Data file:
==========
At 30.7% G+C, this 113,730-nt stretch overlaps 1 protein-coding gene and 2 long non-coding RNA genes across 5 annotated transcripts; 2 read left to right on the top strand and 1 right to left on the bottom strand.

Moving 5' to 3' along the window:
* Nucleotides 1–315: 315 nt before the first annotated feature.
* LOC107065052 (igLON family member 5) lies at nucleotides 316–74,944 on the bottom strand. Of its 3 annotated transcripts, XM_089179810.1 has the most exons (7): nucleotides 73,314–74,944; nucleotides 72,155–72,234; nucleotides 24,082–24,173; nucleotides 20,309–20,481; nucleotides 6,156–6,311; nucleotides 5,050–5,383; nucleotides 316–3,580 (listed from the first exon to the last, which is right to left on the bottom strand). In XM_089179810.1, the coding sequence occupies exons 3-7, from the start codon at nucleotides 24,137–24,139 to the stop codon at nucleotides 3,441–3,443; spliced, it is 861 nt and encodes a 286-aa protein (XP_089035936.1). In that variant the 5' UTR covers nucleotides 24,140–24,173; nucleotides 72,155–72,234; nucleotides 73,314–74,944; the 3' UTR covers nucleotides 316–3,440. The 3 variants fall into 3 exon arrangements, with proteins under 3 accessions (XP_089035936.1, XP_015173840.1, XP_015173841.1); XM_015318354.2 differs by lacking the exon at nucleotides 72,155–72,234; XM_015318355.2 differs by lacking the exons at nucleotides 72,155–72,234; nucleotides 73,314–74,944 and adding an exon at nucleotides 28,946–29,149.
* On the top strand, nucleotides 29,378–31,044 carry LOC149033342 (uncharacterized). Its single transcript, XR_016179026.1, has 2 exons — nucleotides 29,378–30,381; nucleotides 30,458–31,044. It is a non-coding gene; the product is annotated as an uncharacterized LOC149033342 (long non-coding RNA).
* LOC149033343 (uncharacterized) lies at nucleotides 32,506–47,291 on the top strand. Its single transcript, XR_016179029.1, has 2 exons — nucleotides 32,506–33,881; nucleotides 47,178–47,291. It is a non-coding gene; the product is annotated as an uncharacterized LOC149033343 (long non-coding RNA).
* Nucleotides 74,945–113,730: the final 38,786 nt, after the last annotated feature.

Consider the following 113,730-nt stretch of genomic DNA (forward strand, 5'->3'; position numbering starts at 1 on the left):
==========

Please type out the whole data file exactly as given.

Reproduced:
At 30.7% G+C, this 113,730-nt stretch overlaps 1 protein-coding gene and 2 long non-coding RNA genes across 5 annotated transcripts; 2 read left to right on the top strand and 1 right to left on the bottom strand.

Moving 5' to 3' along the window:
* Nucleotides 1–315: 315 nt before the first annotated feature.
* LOC107065052 (igLON family member 5) lies at nucleotides 316–74,944 on the bottom strand. Of its 3 annotated transcripts, XM_089179810.1 has the most exons (7): nucleotides 73,314–74,944; nucleotides 72,155–72,234; nucleotides 24,082–24,173; nucleotides 20,309–20,481; nucleotides 6,156–6,311; nucleotides 5,050–5,383; nucleotides 316–3,580 (listed from the first exon to the last, which is right to left on the bottom strand). In XM_089179810.1, the coding sequence occupies exons 3-7, from the start codon at nucleotides 24,137–24,139 to the stop codon at nucleotides 3,441–3,443; spliced, it is 861 nt and encodes a 286-aa protein (XP_089035936.1). In that variant the 5' UTR covers nucleotides 24,140–24,173; nucleotides 72,155–72,234; nucleotides 73,314–74,944; the 3' UTR covers nucleotides 316–3,440. The 3 variants fall into 3 exon arrangements, with proteins under 3 accessions (XP_089035936.1, XP_015173840.1, XP_015173841.1); XM_015318354.2 differs by lacking the exon at nucleotides 72,155–72,234; XM_015318355.2 differs by lacking the exons at nucleotides 72,155–72,234; nucleotides 73,314–74,944 and adding an exon at nucleotides 28,946–29,149.
* On the top strand, nucleotides 29,378–31,044 carry LOC149033342 (uncharacterized). Its single transcript, XR_016179026.1, has 2 exons — nucleotides 29,378–30,381; nucleotides 30,458–31,044. It is a non-coding gene; the product is annotated as an uncharacterized LOC149033342 (long non-coding RNA).
* LOC149033343 (uncharacterized) lies at nucleotides 32,506–47,291 on the top strand. Its single transcript, XR_016179029.1, has 2 exons — nucleotides 32,506–33,881; nucleotides 47,178–47,291. It is a non-coding gene; the product is annotated as an uncharacterized LOC149033343 (long non-coding RNA).
* Nucleotides 74,945–113,730: the final 38,786 nt, after the last annotated feature.

Consider the following 113,730-nt stretch of genomic DNA (forward strand, 5'->3'; position numbering starts at 1 on the left):